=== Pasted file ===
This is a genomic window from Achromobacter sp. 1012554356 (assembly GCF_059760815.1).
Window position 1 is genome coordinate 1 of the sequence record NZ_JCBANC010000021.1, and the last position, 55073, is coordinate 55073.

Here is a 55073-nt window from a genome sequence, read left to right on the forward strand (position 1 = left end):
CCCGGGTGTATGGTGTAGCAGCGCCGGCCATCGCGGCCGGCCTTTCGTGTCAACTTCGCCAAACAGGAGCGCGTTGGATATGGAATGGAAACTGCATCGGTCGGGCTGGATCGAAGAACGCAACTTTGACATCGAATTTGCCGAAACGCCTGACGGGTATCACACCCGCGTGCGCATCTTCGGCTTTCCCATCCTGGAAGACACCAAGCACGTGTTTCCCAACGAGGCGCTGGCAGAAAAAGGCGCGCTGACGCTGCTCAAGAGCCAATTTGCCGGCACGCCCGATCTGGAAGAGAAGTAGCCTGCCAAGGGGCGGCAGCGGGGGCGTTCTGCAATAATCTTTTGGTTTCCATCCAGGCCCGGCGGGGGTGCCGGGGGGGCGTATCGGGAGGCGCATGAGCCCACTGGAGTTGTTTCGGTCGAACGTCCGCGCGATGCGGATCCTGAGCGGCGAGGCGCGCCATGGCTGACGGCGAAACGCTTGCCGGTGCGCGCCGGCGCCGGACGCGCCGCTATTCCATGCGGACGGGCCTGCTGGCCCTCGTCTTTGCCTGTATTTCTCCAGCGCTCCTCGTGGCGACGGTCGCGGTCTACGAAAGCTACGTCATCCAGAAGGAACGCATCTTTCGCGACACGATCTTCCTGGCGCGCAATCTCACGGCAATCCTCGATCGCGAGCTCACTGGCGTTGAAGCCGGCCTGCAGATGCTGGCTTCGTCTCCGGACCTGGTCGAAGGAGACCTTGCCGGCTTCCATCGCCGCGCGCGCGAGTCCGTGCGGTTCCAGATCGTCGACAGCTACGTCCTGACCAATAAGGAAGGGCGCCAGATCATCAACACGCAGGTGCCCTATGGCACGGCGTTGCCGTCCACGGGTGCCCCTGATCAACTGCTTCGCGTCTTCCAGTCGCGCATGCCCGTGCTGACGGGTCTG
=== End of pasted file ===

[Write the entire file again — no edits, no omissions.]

This is a genomic window from Achromobacter sp. 1012554356 (assembly GCF_059760815.1).
Window position 1 is genome coordinate 1 of the sequence record NZ_JCBANC010000021.1, and the last position, 55073, is coordinate 55073.

Here is a 55073-nt window from a genome sequence, read left to right on the forward strand (position 1 = left end):
CCCGGGTGTATGGTGTAGCAGCGCCGGCCATCGCGGCCGGCCTTTCGTGTCAACTTCGCCAAACAGGAGCGCGTTGGATATGGAATGGAAACTGCATCGGTCGGGCTGGATCGAAGAACGCAACTTTGACATCGAATTTGCCGAAACGCCTGACGGGTATCACACCCGCGTGCGCATCTTCGGCTTTCCCATCCTGGAAGACACCAAGCACGTGTTTCCCAACGAGGCGCTGGCAGAAAAAGGCGCGCTGACGCTGCTCAAGAGCCAATTTGCCGGCACGCCCGATCTGGAAGAGAAGTAGCCTGCCAAGGGGCGGCAGCGGGGGCGTTCTGCAATAATCTTTTGGTTTCCATCCAGGCCCGGCGGGGGTGCCGGGGGGGCGTATCGGGAGGCGCATGAGCCCACTGGAGTTGTTTCGGTCGAACGTCCGCGCGATGCGGATCCTGAGCGGCGAGGCGCGCCATGGCTGACGGCGAAACGCTTGCCGGTGCGCGCCGGCGCCGGACGCGCCGCTATTCCATGCGGACGGGCCTGCTGGCCCTCGTCTTTGCCTGTATTTCTCCAGCGCTCCTCGTGGCGACGGTCGCGGTCTACGAAAGCTACGTCATCCAGAAGGAACGCATCTTTCGCGACACGATCTTCCTGGCGCGCAATCTCACGGCAATCCTCGATCGCGAGCTCACTGGCGTTGAAGCCGGCCTGCAGATGCTGGCTTCGTCTCCGGACCTGGTCGAAGGAGACCTTGCCGGCTTCCATCGCCGCGCGCGCGAGTCCGTGCGGTTCCAGATCGTCGACAGCTACGTCCTGACCAATAAGGAAGGGCGCCAGATCATCAACACGCAGGTGCCCTATGGCACGGCGTTGCCGTCCACGGGTGCCCCTGATCAACTGCTTCGCGTCTTCCAGTCGCGCATGCCCGTGCTGACGGGTCTG